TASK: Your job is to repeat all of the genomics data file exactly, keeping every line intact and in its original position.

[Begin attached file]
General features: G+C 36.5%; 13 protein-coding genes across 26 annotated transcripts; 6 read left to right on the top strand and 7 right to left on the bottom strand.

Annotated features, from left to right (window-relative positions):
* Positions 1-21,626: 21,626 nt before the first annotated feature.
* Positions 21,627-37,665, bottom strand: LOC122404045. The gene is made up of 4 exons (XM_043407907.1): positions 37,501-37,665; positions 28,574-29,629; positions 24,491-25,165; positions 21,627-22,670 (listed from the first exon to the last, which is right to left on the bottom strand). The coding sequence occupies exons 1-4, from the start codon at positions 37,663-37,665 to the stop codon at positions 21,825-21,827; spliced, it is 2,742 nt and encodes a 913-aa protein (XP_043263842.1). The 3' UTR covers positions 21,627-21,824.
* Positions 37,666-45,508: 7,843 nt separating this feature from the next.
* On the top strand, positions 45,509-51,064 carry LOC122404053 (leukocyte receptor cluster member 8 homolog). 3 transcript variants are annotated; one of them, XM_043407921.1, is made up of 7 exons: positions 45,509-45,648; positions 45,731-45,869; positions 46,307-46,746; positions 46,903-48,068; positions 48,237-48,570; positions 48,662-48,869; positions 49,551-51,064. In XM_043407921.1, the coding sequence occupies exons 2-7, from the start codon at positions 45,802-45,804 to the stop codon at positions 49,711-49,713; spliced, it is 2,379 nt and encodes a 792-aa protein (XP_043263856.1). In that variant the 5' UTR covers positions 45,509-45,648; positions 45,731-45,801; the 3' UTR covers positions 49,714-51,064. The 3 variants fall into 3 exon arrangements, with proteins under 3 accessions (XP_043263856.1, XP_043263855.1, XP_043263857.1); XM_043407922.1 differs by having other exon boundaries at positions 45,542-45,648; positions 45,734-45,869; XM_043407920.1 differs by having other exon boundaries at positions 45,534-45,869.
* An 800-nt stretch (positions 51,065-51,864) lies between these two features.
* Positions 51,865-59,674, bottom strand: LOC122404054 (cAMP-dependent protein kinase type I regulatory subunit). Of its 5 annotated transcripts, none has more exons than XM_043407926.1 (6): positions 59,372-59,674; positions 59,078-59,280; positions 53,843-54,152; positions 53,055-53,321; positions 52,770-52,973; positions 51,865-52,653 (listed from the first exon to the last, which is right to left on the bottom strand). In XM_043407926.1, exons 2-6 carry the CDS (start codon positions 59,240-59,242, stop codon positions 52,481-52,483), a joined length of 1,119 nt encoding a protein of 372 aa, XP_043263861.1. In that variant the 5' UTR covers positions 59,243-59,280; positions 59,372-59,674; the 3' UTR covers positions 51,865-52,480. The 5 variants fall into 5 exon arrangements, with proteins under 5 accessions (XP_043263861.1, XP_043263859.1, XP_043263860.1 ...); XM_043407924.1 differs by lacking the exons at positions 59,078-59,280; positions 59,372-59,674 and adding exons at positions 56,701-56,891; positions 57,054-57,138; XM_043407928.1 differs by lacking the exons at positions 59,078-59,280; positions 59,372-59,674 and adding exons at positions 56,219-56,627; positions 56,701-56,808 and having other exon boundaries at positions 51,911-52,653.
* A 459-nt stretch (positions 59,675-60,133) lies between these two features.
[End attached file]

General features: G+C 36.5%; 13 protein-coding genes across 26 annotated transcripts; 6 read left to right on the top strand and 7 right to left on the bottom strand.

Annotated features, from left to right (window-relative positions):
* Positions 1-21,626: 21,626 nt before the first annotated feature.
* Positions 21,627-37,665, bottom strand: LOC122404045. The gene is made up of 4 exons (XM_043407907.1): positions 37,501-37,665; positions 28,574-29,629; positions 24,491-25,165; positions 21,627-22,670 (listed from the first exon to the last, which is right to left on the bottom strand). The coding sequence occupies exons 1-4, from the start codon at positions 37,663-37,665 to the stop codon at positions 21,825-21,827; spliced, it is 2,742 nt and encodes a 913-aa protein (XP_043263842.1). The 3' UTR covers positions 21,627-21,824.
* Positions 37,666-45,508: 7,843 nt separating this feature from the next.
* On the top strand, positions 45,509-51,064 carry LOC122404053 (leukocyte receptor cluster member 8 homolog). 3 transcript variants are annotated; one of them, XM_043407921.1, is made up of 7 exons: positions 45,509-45,648; positions 45,731-45,869; positions 46,307-46,746; positions 46,903-48,068; positions 48,237-48,570; positions 48,662-48,869; positions 49,551-51,064. In XM_043407921.1, the coding sequence occupies exons 2-7, from the start codon at positions 45,802-45,804 to the stop codon at positions 49,711-49,713; spliced, it is 2,379 nt and encodes a 792-aa protein (XP_043263856.1). In that variant the 5' UTR covers positions 45,509-45,648; positions 45,731-45,801; the 3' UTR covers positions 49,714-51,064. The 3 variants fall into 3 exon arrangements, with proteins under 3 accessions (XP_043263856.1, XP_043263855.1, XP_043263857.1); XM_043407922.1 differs by having other exon boundaries at positions 45,542-45,648; positions 45,734-45,869; XM_043407920.1 differs by having other exon boundaries at positions 45,534-45,869.
* An 800-nt stretch (positions 51,065-51,864) lies between these two features.
* Positions 51,865-59,674, bottom strand: LOC122404054 (cAMP-dependent protein kinase type I regulatory subunit). Of its 5 annotated transcripts, none has more exons than XM_043407926.1 (6): positions 59,372-59,674; positions 59,078-59,280; positions 53,843-54,152; positions 53,055-53,321; positions 52,770-52,973; positions 51,865-52,653 (listed from the first exon to the last, which is right to left on the bottom strand). In XM_043407926.1, exons 2-6 carry the CDS (start codon positions 59,240-59,242, stop codon positions 52,481-52,483), a joined length of 1,119 nt encoding a protein of 372 aa, XP_043263861.1. In that variant the 5' UTR covers positions 59,243-59,280; positions 59,372-59,674; the 3' UTR covers positions 51,865-52,480. The 5 variants fall into 5 exon arrangements, with proteins under 5 accessions (XP_043263861.1, XP_043263859.1, XP_043263860.1 ...); XM_043407924.1 differs by lacking the exons at positions 59,078-59,280; positions 59,372-59,674 and adding exons at positions 56,701-56,891; positions 57,054-57,138; XM_043407928.1 differs by lacking the exons at positions 59,078-59,280; positions 59,372-59,674 and adding exons at positions 56,219-56,627; positions 56,701-56,808 and having other exon boundaries at positions 51,911-52,653.
* A 459-nt stretch (positions 59,675-60,133) lies between these two features.